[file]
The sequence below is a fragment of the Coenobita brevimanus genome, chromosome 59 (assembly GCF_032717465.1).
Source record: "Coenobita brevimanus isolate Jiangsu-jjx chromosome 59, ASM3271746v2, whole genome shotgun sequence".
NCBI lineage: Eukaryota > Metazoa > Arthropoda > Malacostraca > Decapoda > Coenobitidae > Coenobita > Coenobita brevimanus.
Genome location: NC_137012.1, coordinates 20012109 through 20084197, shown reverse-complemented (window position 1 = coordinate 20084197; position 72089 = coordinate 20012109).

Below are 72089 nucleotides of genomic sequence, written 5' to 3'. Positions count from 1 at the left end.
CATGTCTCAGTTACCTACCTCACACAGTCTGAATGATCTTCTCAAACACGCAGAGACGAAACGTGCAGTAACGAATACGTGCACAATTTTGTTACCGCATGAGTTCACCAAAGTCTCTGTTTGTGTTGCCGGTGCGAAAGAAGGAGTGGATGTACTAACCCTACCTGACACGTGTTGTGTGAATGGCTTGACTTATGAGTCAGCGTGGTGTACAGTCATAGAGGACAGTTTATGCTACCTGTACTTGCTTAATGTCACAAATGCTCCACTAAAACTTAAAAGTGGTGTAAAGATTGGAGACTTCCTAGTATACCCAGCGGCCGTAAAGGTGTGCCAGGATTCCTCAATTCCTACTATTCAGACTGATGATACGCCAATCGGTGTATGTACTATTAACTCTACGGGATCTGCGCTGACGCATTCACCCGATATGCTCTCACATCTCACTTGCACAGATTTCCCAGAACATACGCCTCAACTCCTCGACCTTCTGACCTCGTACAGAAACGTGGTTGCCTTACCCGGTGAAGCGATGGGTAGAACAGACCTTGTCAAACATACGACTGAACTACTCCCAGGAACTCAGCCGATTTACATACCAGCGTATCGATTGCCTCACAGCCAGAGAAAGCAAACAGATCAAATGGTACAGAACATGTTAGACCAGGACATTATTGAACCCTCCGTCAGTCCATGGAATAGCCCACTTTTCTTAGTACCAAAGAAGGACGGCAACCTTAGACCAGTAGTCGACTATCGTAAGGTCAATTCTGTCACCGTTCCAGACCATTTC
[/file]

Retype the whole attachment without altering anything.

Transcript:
The sequence below is a fragment of the Coenobita brevimanus genome, chromosome 59 (assembly GCF_032717465.1).
Source record: "Coenobita brevimanus isolate Jiangsu-jjx chromosome 59, ASM3271746v2, whole genome shotgun sequence".
NCBI lineage: Eukaryota > Metazoa > Arthropoda > Malacostraca > Decapoda > Coenobitidae > Coenobita > Coenobita brevimanus.
Genome location: NC_137012.1, coordinates 20012109 through 20084197, shown reverse-complemented (window position 1 = coordinate 20084197; position 72089 = coordinate 20012109).

Below are 72089 nucleotides of genomic sequence, written 5' to 3'. Positions count from 1 at the left end.
CATGTCTCAGTTACCTACCTCACACAGTCTGAATGATCTTCTCAAACACGCAGAGACGAAACGTGCAGTAACGAATACGTGCACAATTTTGTTACCGCATGAGTTCACCAAAGTCTCTGTTTGTGTTGCCGGTGCGAAAGAAGGAGTGGATGTACTAACCCTACCTGACACGTGTTGTGTGAATGGCTTGACTTATGAGTCAGCGTGGTGTACAGTCATAGAGGACAGTTTATGCTACCTGTACTTGCTTAATGTCACAAATGCTCCACTAAAACTTAAAAGTGGTGTAAAGATTGGAGACTTCCTAGTATACCCAGCGGCCGTAAAGGTGTGCCAGGATTCCTCAATTCCTACTATTCAGACTGATGATACGCCAATCGGTGTATGTACTATTAACTCTACGGGATCTGCGCTGACGCATTCACCCGATATGCTCTCACATCTCACTTGCACAGATTTCCCAGAACATACGCCTCAACTCCTCGACCTTCTGACCTCGTACAGAAACGTGGTTGCCTTACCCGGTGAAGCGATGGGTAGAACAGACCTTGTCAAACATACGACTGAACTACTCCCAGGAACTCAGCCGATTTACATACCAGCGTATCGATTGCCTCACAGCCAGAGAAAGCAAACAGATCAAATGGTACAGAACATGTTAGACCAGGACATTATTGAACCCTCCGTCAGTCCATGGAATAGCCCACTTTTCTTAGTACCAAAGAAGGACGGCAACCTTAGACCAGTAGTCGACTATCGTAAGGTCAATTCTGTCACCGTTCCAGACCATTTC